In the 1980s, he was a successful trader on Wall Street, specializing in futures and equities trading. He was living the good life, until he found himself spiraling into a destructive alcohol addiction that ended his stellar career and left him broke.

After six years of sobriety, he was ready to start again.

He left the United States in 1991 on a holiday to connect with his family’s roots in Central and Eastern Europe. The era of the Soviet Union had just ended, and there was an atmosphere of unpredictability in the region.

All he had in his back pocket was $400. His entire life’s savings.

By the end of the summer, he had made $100,000 in cash helping people in corporate finance, writing business plans and setting up businesses. He couldn’t believe his luck. It would have been almost impossible to make that kind of money in so short a time back in the US. So, he decided to stay one more year.

He never left.

Over the next two decades, he helped build a bank, a large real estate company of 350 brokers in 6 different countries, a mortgage company, a group of hotels, and became one of the largest shopping centre developers in the whole of Central and Eastern Europe.

At age 47, and just before the 2008 financial market crisis, he cashed out and retired. He sold his entire business portfolio worth over $200 million.

Since then, he’s earned a reputation as a business guru. He has gone on to play high goal polo around the world, and his exploits in business and sport have been featured in The Wall Street Journal, The Washington Post, Bloomberg, and RealBusiness, among several others.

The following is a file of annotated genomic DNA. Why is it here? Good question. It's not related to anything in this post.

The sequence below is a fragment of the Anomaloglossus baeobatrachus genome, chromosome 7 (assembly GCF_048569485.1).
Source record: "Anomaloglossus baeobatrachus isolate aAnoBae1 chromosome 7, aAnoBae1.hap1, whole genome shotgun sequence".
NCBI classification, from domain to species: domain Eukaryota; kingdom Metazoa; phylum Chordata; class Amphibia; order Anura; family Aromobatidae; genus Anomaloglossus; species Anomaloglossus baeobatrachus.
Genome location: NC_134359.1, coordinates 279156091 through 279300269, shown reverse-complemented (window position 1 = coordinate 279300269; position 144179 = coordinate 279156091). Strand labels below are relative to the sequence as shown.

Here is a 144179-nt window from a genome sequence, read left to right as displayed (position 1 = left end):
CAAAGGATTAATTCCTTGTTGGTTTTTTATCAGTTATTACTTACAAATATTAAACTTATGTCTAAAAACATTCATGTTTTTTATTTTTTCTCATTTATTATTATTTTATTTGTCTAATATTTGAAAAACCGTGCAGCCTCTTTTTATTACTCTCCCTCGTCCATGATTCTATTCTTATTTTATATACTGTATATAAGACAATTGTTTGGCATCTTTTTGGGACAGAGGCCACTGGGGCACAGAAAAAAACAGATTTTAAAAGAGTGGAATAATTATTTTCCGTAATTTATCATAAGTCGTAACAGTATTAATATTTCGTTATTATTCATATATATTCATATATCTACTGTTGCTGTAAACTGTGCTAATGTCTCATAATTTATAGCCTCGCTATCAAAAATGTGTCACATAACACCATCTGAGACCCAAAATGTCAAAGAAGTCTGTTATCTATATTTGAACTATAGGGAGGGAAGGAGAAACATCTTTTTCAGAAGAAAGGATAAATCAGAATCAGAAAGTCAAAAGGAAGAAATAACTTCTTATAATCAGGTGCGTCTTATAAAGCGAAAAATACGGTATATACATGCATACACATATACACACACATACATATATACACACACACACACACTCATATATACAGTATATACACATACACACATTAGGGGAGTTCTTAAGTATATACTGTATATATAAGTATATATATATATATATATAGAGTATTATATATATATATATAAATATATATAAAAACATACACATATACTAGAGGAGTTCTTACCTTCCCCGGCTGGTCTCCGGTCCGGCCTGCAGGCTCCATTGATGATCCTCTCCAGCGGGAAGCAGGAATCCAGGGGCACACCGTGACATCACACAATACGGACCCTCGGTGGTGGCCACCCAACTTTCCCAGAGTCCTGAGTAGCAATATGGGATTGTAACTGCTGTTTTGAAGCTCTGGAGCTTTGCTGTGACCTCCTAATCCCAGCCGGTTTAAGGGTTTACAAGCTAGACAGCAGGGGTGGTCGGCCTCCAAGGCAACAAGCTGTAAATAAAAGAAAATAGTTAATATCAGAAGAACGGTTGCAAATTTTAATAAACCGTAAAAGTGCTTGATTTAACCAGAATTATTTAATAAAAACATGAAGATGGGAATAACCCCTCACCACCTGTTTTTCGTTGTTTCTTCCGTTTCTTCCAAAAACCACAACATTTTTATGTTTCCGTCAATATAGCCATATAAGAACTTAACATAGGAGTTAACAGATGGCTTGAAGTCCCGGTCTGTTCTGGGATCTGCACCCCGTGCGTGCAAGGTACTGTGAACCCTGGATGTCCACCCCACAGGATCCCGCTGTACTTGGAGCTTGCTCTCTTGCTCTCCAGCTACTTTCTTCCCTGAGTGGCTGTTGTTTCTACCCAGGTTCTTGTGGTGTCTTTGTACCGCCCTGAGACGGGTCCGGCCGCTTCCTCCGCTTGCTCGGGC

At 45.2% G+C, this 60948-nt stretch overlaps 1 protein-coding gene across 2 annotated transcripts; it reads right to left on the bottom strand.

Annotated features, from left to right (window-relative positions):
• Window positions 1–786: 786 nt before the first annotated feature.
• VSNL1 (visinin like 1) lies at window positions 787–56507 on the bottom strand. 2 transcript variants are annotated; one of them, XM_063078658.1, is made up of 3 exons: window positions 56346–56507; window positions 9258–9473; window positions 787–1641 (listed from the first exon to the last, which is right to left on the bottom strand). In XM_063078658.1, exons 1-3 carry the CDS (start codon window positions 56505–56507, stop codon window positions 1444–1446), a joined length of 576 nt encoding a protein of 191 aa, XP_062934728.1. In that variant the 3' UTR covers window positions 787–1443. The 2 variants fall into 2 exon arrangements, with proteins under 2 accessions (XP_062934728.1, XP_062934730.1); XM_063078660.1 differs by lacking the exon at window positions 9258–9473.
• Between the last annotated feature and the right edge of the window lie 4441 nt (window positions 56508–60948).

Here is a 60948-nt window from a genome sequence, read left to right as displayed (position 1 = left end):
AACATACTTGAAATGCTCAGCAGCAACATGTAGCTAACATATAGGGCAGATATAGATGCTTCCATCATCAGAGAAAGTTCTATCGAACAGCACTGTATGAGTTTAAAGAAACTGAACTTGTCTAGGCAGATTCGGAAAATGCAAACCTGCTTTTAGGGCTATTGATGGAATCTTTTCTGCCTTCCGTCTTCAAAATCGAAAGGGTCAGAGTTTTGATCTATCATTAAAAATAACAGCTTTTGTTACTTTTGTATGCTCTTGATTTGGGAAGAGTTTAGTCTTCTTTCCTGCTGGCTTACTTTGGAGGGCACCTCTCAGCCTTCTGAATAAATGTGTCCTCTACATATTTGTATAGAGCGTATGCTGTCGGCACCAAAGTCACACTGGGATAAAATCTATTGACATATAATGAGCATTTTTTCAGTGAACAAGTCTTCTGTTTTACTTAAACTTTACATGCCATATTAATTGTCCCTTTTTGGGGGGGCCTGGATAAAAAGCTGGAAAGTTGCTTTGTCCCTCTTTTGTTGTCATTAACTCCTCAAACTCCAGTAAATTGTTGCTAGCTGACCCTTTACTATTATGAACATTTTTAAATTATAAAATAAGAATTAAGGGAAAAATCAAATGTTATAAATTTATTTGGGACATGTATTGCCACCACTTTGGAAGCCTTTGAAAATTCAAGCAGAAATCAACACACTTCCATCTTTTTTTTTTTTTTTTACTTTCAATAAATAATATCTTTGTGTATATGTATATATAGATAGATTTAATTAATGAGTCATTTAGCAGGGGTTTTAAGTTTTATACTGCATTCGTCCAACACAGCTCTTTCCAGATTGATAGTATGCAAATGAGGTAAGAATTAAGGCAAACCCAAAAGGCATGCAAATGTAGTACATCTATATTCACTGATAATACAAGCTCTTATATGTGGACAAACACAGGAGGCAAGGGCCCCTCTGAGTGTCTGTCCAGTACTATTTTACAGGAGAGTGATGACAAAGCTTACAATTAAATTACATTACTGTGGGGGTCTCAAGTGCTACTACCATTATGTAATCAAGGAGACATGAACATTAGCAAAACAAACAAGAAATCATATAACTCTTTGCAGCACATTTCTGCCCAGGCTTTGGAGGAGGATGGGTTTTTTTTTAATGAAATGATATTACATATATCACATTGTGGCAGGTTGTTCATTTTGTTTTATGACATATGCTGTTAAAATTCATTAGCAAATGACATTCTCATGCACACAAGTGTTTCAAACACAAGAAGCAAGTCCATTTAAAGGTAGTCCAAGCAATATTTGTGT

Despite all his sterling achievements, he is keen on taking on a fresh and exciting challenge. This time, in Africa!

His name is Paul Oberschneider.

About a month ago, Paul and I connected on LinkedIn and a few days later, had a London-Lagos conversation over Skype. He’s a remarkable fellow, and we’ve exchanged several interesting ideas since we first met.

Paul Oberschneider -- Smallstarter Africa -- 2

Paul is very interested in Africa because it reminds him of the exciting opportunities in Central and Eastern Europe that allowed him to start from nothing and build a great portfolio of companies. He calls places like Africa ‘blue sky markets’ — markets where there is relatively little competition and the tide can carry you to riches.

That’s one of the biggest messages in his new book, Why Sell Tacos in Africa?

When Paul sent me the final draft of the book, I was at a petrol station waiting my turn. After the first few pages, I couldn’t wait to get back home to finish it. I don’t consider myself a speed reader, but I just couldn’t help myself.